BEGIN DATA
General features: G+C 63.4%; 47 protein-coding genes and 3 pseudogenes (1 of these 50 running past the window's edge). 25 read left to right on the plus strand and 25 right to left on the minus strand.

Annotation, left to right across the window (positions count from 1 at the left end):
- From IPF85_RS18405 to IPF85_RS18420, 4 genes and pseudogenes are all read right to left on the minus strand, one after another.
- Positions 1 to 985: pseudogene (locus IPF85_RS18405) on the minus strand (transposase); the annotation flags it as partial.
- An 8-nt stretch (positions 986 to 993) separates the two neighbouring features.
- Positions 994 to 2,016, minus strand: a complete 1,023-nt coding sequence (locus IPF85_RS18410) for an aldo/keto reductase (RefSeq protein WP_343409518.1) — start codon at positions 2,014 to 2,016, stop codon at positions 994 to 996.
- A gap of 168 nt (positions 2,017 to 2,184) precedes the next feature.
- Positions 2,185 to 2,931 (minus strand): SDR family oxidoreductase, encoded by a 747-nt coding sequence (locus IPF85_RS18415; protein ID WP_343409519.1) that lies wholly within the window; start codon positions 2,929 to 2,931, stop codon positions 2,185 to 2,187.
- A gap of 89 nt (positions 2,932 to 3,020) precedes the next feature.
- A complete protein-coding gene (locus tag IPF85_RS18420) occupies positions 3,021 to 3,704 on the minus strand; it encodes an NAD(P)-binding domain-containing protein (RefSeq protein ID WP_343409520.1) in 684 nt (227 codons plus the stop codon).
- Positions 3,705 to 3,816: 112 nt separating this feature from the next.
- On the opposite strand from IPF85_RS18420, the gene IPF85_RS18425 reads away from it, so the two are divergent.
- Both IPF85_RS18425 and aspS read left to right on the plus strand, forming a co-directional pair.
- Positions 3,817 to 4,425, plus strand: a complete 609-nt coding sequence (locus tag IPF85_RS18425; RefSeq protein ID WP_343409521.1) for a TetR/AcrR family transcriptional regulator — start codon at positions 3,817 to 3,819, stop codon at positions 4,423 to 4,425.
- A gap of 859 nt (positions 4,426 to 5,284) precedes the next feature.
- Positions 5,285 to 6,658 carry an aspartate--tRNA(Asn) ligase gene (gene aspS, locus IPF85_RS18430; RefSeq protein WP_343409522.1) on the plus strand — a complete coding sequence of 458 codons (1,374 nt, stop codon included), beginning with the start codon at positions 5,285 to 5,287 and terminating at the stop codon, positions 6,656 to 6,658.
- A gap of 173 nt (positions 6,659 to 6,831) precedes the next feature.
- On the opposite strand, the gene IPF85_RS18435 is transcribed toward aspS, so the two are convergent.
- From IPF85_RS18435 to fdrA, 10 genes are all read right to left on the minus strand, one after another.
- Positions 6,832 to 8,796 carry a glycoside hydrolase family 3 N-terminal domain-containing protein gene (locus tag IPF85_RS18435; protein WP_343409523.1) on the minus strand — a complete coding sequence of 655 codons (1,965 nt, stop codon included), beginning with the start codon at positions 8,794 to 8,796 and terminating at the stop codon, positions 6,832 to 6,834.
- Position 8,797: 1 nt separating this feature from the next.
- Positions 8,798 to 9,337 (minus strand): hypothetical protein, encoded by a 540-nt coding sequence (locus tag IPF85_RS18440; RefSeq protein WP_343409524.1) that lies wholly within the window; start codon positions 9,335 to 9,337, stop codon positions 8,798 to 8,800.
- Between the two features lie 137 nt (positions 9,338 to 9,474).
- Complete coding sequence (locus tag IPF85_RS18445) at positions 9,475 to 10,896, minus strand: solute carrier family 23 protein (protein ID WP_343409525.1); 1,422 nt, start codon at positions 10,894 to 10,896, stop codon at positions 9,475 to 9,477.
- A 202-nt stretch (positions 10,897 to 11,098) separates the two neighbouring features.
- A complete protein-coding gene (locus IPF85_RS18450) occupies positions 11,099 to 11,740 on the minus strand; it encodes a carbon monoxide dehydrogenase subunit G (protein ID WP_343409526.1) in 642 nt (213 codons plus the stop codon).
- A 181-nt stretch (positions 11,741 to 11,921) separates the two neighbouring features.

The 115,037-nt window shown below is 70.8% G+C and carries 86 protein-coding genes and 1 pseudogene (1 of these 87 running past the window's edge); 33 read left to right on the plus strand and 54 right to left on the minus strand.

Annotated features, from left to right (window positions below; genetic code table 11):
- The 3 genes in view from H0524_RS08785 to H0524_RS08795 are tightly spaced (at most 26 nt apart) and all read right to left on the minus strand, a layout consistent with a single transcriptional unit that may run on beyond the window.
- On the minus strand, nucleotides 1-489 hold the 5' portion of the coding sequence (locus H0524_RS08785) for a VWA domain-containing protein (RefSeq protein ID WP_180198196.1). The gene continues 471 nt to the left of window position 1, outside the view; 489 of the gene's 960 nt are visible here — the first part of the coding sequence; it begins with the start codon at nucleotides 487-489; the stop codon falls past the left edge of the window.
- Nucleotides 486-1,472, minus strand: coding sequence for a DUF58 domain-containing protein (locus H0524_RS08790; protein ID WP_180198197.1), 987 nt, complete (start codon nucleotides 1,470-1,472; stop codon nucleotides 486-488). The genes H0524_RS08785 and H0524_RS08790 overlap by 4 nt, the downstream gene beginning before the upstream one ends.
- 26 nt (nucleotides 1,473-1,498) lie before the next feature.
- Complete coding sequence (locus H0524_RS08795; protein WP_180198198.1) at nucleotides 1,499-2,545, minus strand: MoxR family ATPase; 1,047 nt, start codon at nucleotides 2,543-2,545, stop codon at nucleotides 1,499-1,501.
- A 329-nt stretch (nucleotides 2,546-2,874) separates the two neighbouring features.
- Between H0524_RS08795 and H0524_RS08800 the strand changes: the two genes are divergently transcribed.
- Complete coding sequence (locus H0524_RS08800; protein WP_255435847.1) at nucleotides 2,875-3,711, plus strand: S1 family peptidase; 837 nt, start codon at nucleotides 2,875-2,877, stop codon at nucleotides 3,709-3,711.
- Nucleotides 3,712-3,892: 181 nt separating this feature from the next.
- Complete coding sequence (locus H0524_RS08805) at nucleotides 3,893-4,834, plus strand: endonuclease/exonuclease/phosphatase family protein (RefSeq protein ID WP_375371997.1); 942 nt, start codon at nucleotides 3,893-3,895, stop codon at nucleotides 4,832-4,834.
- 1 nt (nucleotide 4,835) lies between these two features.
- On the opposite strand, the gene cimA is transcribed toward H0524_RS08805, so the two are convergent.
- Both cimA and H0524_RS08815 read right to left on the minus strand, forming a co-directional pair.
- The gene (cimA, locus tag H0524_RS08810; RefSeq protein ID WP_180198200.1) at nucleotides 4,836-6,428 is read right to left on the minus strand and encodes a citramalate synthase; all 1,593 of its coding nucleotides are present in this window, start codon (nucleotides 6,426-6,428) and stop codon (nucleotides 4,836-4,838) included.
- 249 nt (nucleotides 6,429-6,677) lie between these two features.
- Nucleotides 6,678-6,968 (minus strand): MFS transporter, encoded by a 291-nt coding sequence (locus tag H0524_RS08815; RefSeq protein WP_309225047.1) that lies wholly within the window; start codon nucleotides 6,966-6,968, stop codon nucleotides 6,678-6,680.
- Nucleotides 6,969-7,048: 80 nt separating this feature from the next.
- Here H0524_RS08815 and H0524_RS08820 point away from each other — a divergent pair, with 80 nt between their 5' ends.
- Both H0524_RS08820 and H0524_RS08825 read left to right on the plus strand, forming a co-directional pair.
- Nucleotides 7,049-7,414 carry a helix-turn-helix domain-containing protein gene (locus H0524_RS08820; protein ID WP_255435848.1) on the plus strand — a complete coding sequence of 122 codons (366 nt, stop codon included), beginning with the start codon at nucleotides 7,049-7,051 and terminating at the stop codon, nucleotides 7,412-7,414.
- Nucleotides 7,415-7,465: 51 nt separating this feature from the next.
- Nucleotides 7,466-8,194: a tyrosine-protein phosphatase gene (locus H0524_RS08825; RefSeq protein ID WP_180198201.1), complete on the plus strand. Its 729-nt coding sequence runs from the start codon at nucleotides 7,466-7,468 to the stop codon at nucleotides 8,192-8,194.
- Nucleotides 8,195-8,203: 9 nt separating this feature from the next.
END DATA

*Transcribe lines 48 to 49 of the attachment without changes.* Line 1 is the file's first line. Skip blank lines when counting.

- Both H0524_RS08820 and H0524_RS08825 read left to right on the plus strand, forming a co-directional pair.
- Nucleotides 7,049-7,414 carry a helix-turn-helix domain-containing protein gene (locus H0524_RS08820; protein ID WP_255435848.1) on the plus strand — a complete coding sequence of 122 codons (366 nt, stop codon included), beginning with the start codon at nucleotides 7,049-7,051 and terminating at the stop codon, nucleotides 7,412-7,414.